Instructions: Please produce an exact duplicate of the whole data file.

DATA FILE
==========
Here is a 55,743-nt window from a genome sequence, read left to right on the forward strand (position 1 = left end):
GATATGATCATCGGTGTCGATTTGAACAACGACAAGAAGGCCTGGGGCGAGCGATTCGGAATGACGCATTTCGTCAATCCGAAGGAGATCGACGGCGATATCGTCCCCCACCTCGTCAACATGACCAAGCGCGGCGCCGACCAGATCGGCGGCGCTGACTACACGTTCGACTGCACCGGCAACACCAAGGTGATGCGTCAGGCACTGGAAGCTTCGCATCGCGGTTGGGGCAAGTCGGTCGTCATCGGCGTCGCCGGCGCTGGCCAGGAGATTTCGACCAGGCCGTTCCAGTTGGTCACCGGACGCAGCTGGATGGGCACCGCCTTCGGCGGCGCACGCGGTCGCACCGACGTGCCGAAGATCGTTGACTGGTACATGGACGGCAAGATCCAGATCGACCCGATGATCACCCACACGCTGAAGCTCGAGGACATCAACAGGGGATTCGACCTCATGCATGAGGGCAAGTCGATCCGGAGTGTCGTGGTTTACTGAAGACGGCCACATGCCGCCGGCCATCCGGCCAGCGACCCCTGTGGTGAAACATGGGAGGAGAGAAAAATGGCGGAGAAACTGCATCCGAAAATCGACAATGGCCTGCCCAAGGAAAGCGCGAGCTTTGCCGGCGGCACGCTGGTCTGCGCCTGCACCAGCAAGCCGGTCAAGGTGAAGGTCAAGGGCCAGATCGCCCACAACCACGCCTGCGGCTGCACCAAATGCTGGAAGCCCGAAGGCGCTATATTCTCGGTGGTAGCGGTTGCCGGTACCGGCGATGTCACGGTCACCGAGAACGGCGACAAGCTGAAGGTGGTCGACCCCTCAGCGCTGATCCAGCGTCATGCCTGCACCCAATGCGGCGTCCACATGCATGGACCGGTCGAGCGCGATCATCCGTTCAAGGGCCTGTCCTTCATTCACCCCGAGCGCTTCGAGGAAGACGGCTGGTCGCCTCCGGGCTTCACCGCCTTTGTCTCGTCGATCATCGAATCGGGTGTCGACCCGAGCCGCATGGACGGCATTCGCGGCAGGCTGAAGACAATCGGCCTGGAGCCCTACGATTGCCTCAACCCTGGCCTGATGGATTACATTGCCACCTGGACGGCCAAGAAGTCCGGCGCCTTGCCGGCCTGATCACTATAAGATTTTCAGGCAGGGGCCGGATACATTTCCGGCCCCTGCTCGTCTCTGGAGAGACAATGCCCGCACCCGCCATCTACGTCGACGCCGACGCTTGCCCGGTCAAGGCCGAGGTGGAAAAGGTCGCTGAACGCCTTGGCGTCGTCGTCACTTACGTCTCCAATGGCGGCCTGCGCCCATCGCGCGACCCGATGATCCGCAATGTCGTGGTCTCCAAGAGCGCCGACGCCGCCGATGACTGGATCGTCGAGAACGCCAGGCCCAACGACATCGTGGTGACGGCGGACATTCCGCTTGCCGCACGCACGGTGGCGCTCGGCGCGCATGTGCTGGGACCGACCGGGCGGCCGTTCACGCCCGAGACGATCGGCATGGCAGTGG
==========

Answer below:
Here is a 55,743-nt window from a genome sequence, read left to right on the forward strand (position 1 = left end):
GATATGATCATCGGTGTCGATTTGAACAACGACAAGAAGGCCTGGGGCGAGCGATTCGGAATGACGCATTTCGTCAATCCGAAGGAGATCGACGGCGATATCGTCCCCCACCTCGTCAACATGACCAAGCGCGGCGCCGACCAGATCGGCGGCGCTGACTACACGTTCGACTGCACCGGCAACACCAAGGTGATGCGTCAGGCACTGGAAGCTTCGCATCGCGGTTGGGGCAAGTCGGTCGTCATCGGCGTCGCCGGCGCTGGCCAGGAGATTTCGACCAGGCCGTTCCAGTTGGTCACCGGACGCAGCTGGATGGGCACCGCCTTCGGCGGCGCACGCGGTCGCACCGACGTGCCGAAGATCGTTGACTGGTACATGGACGGCAAGATCCAGATCGACCCGATGATCACCCACACGCTGAAGCTCGAGGACATCAACAGGGGATTCGACCTCATGCATGAGGGCAAGTCGATCCGGAGTGTCGTGGTTTACTGAAGACGGCCACATGCCGCCGGCCATCCGGCCAGCGACCCCTGTGGTGAAACATGGGAGGAGAGAAAAATGGCGGAGAAACTGCATCCGAAAATCGACAATGGCCTGCCCAAGGAAAGCGCGAGCTTTGCCGGCGGCACGCTGGTCTGCGCCTGCACCAGCAAGCCGGTCAAGGTGAAGGTCAAGGGCCAGATCGCCCACAACCACGCCTGCGGCTGCACCAAATGCTGGAAGCCCGAAGGCGCTATATTCTCGGTGGTAGCGGTTGCCGGTACCGGCGATGTCACGGTCACCGAGAACGGCGACAAGCTGAAGGTGGTCGACCCCTCAGCGCTGATCCAGCGTCATGCCTGCACCCAATGCGGCGTCCACATGCATGGACCGGTCGAGCGCGATCATCCGTTCAAGGGCCTGTCCTTCATTCACCCCGAGCGCTTCGAGGAAGACGGCTGGTCGCCTCCGGGCTTCACCGCCTTTGTCTCGTCGATCATCGAATCGGGTGTCGACCCGAGCCGCATGGACGGCATTCGCGGCAGGCTGAAGACAATCGGCCTGGAGCCCTACGATTGCCTCAACCCTGGCCTGATGGATTACATTGCCACCTGGACGGCCAAGAAGTCCGGCGCCTTGCCGGCCTGATCACTATAAGATTTTCAGGCAGGGGCCGGATACATTTCCGGCCCCTGCTCGTCTCTGGAGAGACAATGCCCGCACCCGCCATCTACGTCGACGCCGACGCTTGCCCGGTCAAGGCCGAGGTGGAAAAGGTCGCTGAACGCCTTGGCGTCGTCGTCACTTACGTCTCCAATGGCGGCCTGCGCCCATCGCGCGACCCGATGATCCGCAATGTCGTGGTCTCCAAGAGCGCCGACGCCGCCGATGACTGGATCGTCGAGAACGCCAGGCCCAACGACATCGTGGTGACGGCGGACATTCCGCTTGCCGCACGCACGGTGGCGCTCGGCGCGCATGTGCTGGGACCGACCGGGCGGCCGTTCACGCCCGAGACGATCGGCATGGCAGTGG